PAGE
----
US economy

Cheniere bets on Chinese demand for US gas exports


Asian demand for natural gas is set to drive growth in the LNG industry for “decades to come”, even as the world reduces its dependence on hydrocarbons, one of the biggest US exporters of the fuel has predicted.

Anatol Feygin, chief commercial officer of Cheniere Energy, said the company expected to approve a $7bn expansion to its liquefied natural gas facility in Texas next year to meet surging demand for LNG cargoes in China and Japan that have pushed gas prices to record highs.

“We think that Asia is the growth driver for our industry for LNG demand for decades to come, and China is the single biggest piece in that,” Feygin said.

Cheniere’s investment in Texas is one of several new LNG projects in the US set for approval as companies rush to bring on more supply.

The vote of confidence in long-term demand for the super-chilled fuel signals a rare area of potential growth for the oil and gas industry, which is otherwise under pressure to run down assets as the world shifts to cleaner fuels.

To reach net zero carbon emissions by 2050 the International Energy Agency has forecast natural gas demand would need to peak in the late 2020s and fall by more than 5 per cent a year in the 2030s. Under that scenario, no new gasfields are required and many of the LNG facilities currently under construction or in planning are not needed, according to the IEA.

The global LNG trade would peak in the “mid-2020s” but demand will continue to rise until at least 2030 in countries such as China where gas will replace coal, the agency has said.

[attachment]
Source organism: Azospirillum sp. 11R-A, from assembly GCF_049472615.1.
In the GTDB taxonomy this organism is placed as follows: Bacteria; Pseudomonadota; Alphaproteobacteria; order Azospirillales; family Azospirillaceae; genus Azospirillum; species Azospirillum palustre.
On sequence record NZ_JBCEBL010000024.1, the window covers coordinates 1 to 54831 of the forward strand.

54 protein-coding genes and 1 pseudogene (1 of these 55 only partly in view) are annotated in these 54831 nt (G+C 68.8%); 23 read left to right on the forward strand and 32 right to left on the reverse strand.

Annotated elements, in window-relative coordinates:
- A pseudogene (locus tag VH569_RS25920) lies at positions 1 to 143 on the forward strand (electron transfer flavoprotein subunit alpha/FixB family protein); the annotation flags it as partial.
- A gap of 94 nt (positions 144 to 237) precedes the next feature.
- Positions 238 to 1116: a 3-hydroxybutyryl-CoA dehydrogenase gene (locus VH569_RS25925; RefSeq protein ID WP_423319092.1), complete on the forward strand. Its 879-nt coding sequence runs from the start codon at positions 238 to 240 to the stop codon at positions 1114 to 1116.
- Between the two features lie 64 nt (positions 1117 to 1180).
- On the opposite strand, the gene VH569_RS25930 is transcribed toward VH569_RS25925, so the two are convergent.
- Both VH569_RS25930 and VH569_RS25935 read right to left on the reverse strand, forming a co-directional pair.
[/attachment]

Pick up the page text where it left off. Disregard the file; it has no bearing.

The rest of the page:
While coal is still by far the largest source of electricity generation in China, the government has been investing heavily in domestic gas infrastructure as part of a first phase of efforts by Beijing to combat air pollution and reach net zero carbon emissions by 2060.

“The infrastructure commitment that China is making from a capital investment, but also from a policy and regulatory standpoint to gas, is very substantial,” Feygin said, adding that Chinese demand alone had the potential to “double” Cheniere’s business.

A pioneer of US liquefied gas exports, Houston-based Cheniere signed the first ever long-term contract to supply American LNG to China in 2018. Further US-China LNG deals then stalled as Washington clashed with Beijing in a trade spat that resulted in tit-for-tat tariffs on everything from gas to musical instruments.

Cheniere signed its second long-term Chinese supply contract this week, a 13-year agreement with a subsidiary of China’s ENN Natural Gas. The deal came as another US exporter, Venture Global LNG, revealed it had signed three long-term supply deals with state-run Sinopec that will more than double China’s imports of American natural gas.

European buyers had historically signed similar deals but were unlikely to want such long-term contracts any longer given “uncertainty” over the speed of the transition away from hydrocarbons, Feygin said. Nevertheless, he predicted they would still need “medium-term” supply.

“Europe is actually going to have very robust imported gas demand in the 2020s and 2030s driven by displacement of dirtier fuels, [and] the symbiosis that we think we’ll see for decades to come between natural gas and renewables,” he said.

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